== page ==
AMMO of Mig Jimenez | Encyclopedia of Aircraft Modelling Techniques Volume 4: Weathering
Reviewed by Kevin Futter
Spanish firm AMMO of Mig Jimenez specialises in finishing products for scale models, and also publishes The Weathering Magazine. The company's publishing endeavours have now been expanded with the release of Volume 4 in an ambitious series entitled Encyclopedia of Aircraft Modelling Techniques. The series is authored by well-known Spanish modeller Diego Quijano, with five volumes planned in all. Volume 4 focusses on weathering.
This title weighs in at 159 pages, and despite its Spanish provenance, the text is in English throughout (it's also available in Spanish). While the number of typos and expression errors continues to improve compared with the earlier volumes, there are still a few minor ones present. Nevertheless, I'm pleased to see improvements in these areas, and I encountered nothing that would interfere with comprehension of the material.
Unlike previous volumes, this one is comprised of a single 'chapter', which is presented in 13 magazine-style photo-essays (note that the section numbering continues from Vol. 3):
- 6.1 Preparation
- 6.2 Chipping
- 6.3 Filters
- 6.4 Dirt, Grime and Worn Paint
- 6.5 Panel Line and Surface Detail Washes
- 6.6 General Washes
- 6.7 Streaking Effects
- 6.8 Spill Stains
- 6.9 Exhaust Stains
- 6.10 Graphite Effects
- 6.11 Weathering Effects with Pigments
- 6.12 Effects with Color Pencils
- 6.13 Extreme Weathering and Fading
In my reviews of the first three volumes (Vol. 1, Vol. 2, Vol. 3), I gave a brief description of each section. That approach isn't really practical with this volume, however, as there are many more sections to cover, and a substantial amount of overlap between them. Instead, I'll provide a more general impression of the contents, with discussion of particular elements where they're noteworthy.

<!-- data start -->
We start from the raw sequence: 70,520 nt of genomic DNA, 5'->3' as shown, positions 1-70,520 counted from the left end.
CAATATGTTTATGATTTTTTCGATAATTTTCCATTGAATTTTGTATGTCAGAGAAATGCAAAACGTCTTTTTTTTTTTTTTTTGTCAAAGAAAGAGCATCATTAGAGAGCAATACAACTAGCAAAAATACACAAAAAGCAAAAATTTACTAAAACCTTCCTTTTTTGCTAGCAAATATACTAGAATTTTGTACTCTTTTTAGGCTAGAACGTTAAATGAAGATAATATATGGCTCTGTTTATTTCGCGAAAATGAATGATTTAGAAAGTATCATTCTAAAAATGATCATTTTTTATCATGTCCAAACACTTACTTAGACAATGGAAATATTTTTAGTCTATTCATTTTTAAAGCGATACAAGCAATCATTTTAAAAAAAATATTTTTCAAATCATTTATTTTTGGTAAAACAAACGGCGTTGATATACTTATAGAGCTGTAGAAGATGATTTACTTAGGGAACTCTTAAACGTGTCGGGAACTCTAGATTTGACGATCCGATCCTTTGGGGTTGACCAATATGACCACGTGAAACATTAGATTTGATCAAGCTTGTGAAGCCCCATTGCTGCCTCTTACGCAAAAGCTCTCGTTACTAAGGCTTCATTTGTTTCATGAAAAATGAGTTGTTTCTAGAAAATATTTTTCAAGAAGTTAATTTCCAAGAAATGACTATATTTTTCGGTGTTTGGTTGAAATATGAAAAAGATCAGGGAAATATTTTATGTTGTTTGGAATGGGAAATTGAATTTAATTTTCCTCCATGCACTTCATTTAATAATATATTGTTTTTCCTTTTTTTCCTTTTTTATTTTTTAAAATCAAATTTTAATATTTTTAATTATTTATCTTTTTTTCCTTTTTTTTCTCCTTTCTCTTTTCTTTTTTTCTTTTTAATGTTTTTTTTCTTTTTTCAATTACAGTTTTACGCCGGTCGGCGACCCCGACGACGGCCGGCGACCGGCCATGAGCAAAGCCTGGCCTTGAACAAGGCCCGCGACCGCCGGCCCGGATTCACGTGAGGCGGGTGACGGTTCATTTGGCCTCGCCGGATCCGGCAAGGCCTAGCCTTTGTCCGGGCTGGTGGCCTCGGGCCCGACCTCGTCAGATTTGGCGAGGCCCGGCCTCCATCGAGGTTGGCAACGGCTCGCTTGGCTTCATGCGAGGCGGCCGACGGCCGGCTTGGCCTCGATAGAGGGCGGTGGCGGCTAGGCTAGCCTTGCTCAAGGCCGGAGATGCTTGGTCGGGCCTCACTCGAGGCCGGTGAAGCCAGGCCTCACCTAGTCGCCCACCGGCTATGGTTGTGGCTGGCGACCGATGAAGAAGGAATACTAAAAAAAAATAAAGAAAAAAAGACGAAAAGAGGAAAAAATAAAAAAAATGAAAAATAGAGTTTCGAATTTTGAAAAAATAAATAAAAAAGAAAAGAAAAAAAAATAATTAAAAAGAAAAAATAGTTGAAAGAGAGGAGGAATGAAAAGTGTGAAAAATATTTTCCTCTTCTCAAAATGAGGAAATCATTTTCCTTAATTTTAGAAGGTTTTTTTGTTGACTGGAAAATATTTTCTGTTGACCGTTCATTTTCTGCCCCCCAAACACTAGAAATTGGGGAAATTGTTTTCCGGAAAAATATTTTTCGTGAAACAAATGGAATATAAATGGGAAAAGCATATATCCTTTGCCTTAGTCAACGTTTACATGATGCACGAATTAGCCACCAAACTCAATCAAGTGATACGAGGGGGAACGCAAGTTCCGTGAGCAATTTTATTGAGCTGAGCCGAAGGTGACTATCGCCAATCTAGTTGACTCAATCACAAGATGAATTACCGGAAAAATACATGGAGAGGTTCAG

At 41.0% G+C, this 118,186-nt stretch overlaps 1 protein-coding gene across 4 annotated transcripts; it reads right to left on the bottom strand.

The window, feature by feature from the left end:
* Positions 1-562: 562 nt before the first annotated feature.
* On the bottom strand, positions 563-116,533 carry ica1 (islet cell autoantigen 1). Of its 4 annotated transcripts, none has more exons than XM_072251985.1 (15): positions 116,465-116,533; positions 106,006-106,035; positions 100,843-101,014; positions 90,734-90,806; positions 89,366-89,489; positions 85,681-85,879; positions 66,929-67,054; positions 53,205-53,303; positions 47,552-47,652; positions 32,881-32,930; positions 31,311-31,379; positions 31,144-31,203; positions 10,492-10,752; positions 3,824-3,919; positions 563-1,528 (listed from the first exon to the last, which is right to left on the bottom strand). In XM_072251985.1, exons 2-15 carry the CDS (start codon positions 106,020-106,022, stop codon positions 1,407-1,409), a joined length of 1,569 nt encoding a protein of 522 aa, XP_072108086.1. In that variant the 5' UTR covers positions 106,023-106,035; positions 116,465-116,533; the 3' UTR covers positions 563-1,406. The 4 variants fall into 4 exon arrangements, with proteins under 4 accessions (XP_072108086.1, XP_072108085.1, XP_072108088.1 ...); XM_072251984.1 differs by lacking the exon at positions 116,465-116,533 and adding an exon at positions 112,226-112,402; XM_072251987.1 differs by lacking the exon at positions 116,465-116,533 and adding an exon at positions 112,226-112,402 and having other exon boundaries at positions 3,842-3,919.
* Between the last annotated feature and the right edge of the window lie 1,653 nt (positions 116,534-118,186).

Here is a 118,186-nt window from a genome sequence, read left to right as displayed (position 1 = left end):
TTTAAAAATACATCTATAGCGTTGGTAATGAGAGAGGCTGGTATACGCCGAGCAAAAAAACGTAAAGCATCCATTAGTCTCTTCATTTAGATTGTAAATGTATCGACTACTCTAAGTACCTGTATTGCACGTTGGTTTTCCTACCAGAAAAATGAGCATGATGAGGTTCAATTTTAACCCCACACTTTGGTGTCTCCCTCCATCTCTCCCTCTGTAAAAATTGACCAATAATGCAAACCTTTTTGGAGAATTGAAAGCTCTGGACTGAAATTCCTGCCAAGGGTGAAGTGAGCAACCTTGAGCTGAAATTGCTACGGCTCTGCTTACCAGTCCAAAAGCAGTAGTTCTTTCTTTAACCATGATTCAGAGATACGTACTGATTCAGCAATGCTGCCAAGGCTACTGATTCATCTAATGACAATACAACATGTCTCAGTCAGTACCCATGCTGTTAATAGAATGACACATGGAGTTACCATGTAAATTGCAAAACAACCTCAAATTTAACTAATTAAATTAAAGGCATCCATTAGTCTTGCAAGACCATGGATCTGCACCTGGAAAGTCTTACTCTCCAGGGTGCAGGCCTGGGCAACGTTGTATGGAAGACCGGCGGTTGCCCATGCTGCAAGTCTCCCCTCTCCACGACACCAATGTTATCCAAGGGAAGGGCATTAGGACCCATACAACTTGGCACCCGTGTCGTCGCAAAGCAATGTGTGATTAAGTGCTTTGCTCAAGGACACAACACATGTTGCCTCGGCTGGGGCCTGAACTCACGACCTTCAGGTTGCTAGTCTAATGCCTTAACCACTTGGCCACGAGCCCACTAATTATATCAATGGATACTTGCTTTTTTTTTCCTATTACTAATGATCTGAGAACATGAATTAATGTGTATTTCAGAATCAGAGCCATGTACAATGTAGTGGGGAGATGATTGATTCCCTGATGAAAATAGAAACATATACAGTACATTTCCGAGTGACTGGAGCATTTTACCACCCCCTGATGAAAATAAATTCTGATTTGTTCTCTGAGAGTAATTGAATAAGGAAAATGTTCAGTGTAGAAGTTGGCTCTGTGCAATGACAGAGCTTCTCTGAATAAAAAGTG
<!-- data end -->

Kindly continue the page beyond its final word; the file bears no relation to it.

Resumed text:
The weathering of scale models is a highly-subjective area of the hobby, and when it comes to aircraft, it can also be highly contentious. One of the more extreme and stylised approaches has come to be known as The Spanish School, and given the Spanish provenance of both publisher and author, it's no surprise that this book uses that approach. A brief passage in the author's foreword acts as both explanation and disclaimer:
This is a book about weathering effects, so the models presented are by sheer necessity quite heavily weathered and faded. For those among you who like extremely weathered models, but are afraid to do it because you don't know how to create these effects: this is your book. On the other hand: if you prefer a subtler approach, this book will offer you a wide range of techniques and effects to choose from, simply adjust their amount and intensity to your taste. Finally, for those who want their models in a new, mint conditions, I honestly recommend to stop reading right here, because in this book we're going to get them really dirty. You have been warned.
Warned, indeed - and rightly so, for the book certainly lives up to its promise. All the models are heavily (and in some cases, extremely) weathered, and if that isn't your cup-of-tea, then, as the author suggests, this book is not for you.